Interesting. Well, as teachers, we should be encouraging the learning of holidays because they are a huge part of one's culture. Activities based around holidays can help enrich the understanding of one's own culture, and/or the culture of others.
     
  31. TamiJ

    TamiJ Virtuoso

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    May 5, 2012

    But all of those things help to create a strong community among staff, students, and parents.
     
  32. TamiJ

    TamiJ Virtuoso

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    That's really sad. The students have such a sense of accomplishment when they go through their graduation ceremony, however much of a hassle it might seem to those involved. Our kids graduate from one grade to the next every year and it's wonderful that they can end the year feeling so successful.
     
  33. Miller59

    Miller59 Companion

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    May 9, 2012

    We don't have a ceremony we call graduation - but we do have a whole school event that we call Passing of the Light. For my Prek kids I do the planning, talking, and choose a gift they make as a group to go on to their next class. The older kids have more of a roll with the planning aspects. The ceremony focuses on the gifts each student brings to his/her classroom and school community and how this gift enriches the whole class and school. Then each class presents the gift they have made that represents something about them as a class. The PreK children love to come up on the stage and share in this event.

    We only get up and sing in front of the whole school at the talent show. They would hate to miss out on this.

    I seem to often have a different take on these kinds of things than many of you guys. Viva la difference! ; ) (hope that's spelled right)
     
  34. MissCeliaB

    MissCeliaB Aficionado

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    I think that graduation ceremonies should be reserved for great accomplishments. Finishing the second grade should be expected. Finishing high school represents, to me, 13+ years of work and a certain level of mastery of core subjects. I think if you celebrate every little success with a big celebration, it cheapens the big celebrations when they come around. Bah, humbug!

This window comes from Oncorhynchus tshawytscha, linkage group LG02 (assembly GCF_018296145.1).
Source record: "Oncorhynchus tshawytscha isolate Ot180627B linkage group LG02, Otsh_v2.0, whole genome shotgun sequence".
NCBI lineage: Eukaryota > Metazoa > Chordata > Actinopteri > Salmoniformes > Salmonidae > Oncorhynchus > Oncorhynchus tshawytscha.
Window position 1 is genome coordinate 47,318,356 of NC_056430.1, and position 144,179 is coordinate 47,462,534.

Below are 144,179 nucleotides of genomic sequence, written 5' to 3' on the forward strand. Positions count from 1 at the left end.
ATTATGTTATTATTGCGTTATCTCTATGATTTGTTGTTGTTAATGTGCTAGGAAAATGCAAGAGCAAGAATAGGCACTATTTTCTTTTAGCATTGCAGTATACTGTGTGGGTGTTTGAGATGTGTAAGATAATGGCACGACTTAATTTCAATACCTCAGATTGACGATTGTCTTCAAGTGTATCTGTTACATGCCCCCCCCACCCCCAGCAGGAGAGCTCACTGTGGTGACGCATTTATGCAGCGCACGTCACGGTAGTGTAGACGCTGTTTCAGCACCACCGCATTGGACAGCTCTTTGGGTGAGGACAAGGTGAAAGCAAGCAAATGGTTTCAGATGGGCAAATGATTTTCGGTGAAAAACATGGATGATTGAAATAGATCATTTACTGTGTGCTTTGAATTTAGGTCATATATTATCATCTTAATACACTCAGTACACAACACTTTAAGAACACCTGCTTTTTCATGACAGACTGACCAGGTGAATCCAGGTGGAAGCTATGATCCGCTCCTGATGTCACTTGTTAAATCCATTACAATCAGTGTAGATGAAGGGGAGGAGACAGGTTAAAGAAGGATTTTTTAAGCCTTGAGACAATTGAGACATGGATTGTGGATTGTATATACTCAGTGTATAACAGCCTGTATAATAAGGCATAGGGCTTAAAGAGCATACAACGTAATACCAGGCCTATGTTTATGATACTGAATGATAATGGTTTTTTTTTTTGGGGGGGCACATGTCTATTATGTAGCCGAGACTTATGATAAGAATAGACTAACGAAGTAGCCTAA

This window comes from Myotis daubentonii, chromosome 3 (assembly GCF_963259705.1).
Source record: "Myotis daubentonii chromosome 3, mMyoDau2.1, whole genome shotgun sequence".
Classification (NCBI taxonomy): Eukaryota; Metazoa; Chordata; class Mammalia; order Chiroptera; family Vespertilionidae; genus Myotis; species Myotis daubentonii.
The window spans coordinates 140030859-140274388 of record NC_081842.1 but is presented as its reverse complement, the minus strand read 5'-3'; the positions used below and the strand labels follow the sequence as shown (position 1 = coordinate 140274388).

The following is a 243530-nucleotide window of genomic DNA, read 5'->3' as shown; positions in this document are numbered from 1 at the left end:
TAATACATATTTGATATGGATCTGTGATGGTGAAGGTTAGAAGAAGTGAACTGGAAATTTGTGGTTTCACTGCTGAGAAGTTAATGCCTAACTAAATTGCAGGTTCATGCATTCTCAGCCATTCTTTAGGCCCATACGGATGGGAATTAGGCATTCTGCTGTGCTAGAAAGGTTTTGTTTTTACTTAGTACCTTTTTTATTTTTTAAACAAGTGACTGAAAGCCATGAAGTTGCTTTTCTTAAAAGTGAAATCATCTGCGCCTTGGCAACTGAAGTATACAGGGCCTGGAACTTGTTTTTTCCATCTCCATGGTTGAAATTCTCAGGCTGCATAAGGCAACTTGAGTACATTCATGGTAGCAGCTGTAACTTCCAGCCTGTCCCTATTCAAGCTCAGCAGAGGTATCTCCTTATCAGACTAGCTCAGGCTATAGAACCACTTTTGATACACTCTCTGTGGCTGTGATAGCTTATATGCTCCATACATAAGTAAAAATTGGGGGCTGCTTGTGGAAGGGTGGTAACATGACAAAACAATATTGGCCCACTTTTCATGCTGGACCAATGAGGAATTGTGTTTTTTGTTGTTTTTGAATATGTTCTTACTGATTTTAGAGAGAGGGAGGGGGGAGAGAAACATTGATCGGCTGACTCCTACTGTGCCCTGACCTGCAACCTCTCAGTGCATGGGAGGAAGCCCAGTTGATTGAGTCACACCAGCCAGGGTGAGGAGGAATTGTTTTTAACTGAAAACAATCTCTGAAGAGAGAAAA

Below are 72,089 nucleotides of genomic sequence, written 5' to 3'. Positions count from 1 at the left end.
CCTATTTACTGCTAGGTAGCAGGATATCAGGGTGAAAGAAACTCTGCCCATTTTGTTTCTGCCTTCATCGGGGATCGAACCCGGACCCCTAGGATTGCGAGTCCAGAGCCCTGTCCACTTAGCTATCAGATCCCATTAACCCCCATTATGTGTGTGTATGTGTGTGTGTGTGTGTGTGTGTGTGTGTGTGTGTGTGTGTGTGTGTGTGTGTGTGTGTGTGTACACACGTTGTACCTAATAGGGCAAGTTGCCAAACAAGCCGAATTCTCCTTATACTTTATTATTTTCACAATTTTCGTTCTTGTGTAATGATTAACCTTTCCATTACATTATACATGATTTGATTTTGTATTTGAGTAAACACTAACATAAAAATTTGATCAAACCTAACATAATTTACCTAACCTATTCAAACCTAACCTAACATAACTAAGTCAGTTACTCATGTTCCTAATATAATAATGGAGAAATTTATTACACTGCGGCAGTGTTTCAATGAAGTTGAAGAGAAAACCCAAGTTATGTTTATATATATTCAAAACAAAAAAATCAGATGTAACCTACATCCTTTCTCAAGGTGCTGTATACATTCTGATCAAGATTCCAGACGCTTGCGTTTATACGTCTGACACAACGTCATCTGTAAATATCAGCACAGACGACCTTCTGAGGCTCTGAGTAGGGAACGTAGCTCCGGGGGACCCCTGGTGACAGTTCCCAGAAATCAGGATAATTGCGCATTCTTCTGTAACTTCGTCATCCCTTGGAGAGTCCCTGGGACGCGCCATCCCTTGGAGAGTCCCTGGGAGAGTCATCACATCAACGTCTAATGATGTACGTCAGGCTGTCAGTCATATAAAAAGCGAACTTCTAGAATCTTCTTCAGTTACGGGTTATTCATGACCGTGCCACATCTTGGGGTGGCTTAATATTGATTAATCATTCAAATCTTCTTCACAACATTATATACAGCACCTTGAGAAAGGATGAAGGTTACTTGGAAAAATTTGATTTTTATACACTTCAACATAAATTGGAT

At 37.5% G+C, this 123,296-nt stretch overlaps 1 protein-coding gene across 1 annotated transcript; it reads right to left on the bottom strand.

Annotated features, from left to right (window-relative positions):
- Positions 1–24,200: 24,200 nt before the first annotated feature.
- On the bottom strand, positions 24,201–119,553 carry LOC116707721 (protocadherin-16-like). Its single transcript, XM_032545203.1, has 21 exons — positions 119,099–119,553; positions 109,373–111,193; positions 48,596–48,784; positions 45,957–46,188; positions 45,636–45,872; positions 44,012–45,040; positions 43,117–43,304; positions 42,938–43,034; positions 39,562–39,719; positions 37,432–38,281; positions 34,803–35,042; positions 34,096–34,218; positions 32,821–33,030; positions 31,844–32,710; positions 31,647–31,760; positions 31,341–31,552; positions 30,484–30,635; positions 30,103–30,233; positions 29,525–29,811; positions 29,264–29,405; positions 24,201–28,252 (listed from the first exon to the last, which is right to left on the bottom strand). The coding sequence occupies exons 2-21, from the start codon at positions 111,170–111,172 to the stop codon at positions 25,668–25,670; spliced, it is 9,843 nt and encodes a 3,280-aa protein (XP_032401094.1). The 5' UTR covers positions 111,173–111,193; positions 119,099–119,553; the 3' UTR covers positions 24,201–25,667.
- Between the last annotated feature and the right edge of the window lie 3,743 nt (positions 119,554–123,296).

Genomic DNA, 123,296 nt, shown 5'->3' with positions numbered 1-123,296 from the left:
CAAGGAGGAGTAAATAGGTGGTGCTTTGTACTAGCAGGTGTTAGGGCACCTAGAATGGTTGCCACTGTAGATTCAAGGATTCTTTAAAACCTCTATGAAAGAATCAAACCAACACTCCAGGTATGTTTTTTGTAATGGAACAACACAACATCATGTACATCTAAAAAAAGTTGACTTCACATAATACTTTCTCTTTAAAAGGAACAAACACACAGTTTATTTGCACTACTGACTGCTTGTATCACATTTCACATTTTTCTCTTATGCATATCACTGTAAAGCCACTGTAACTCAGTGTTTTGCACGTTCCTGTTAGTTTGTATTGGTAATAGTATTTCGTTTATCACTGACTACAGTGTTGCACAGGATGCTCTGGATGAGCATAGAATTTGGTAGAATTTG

35. Grammy Teacher

    Grammy Teacher Virtuoso

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    May 9, 2012

    I have to do a Preschool graduation with my kids going into Kindergarten. It's a hassle and a lot of extra work. I don't like it. It involves white gowns and white caps with red tassels (which have to be ordered and attached to their wiggly heads and slippery hair, learning a bunch of songs and half the time someone is missing from the group so they don't learn the songs very well, making punch, getting a cake or cookies/napkins/cups ready, hauling in adult chairs, cleaning the playground well because it's held outside, worrying about rain (we've been lucky,) getting their diplomas ready, getting their portfolios ready for the event, taking group photos (a nightmare this year because the someone was always screwing up the photo (naughty faces, etc,) me growling and repeating, carrying the picnic tables out to the back of the playground and covering with table cloths and getting flowers to decorate. I really don't like it at all and no one would know the difference if we didn't do it anymore.
     
  36. JustMe

    JustMe Virtuoso

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    May 9, 2012

    Yep.
     
  37. janlee

    janlee Devotee

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    May 9, 2012

    Well said!!
     
  38. WaProvider

    WaProvider Fanatic

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    May 9, 2012

    I agree as well.
     
  39. TeacherGrl7

    TeacherGrl7 Devotee

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    May 10, 2012

    :yeahthat:

    I brought this thread up with the other Pre-K teachers at my school today, and they all agreed with this exact statement.
     
  40. msconni

    msconni Rookie

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    May 14, 2012

    I work with very young toddlers. Not only do they not "get" the holidays, but it really throws our schedule off when we're required to have parties for them. And when we invite the parents, it's even worse. Most of the kids aren't comfortable with people they're not familiar with around them. So the party usually ends up in one big crying fest.

    I never disliked holidays before doing child care. Now I dread them.
     
  41. TeacherGrl7

    TeacherGrl7 Devotee

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    May 14, 2012

    Oooh the parents. I love them all, but their children's behavior changes so much when they are in the classroom. Plus there just is not enough room for 38 people in a classroom that usually holds 2 grown ups and 18 small children, and it's so HOT!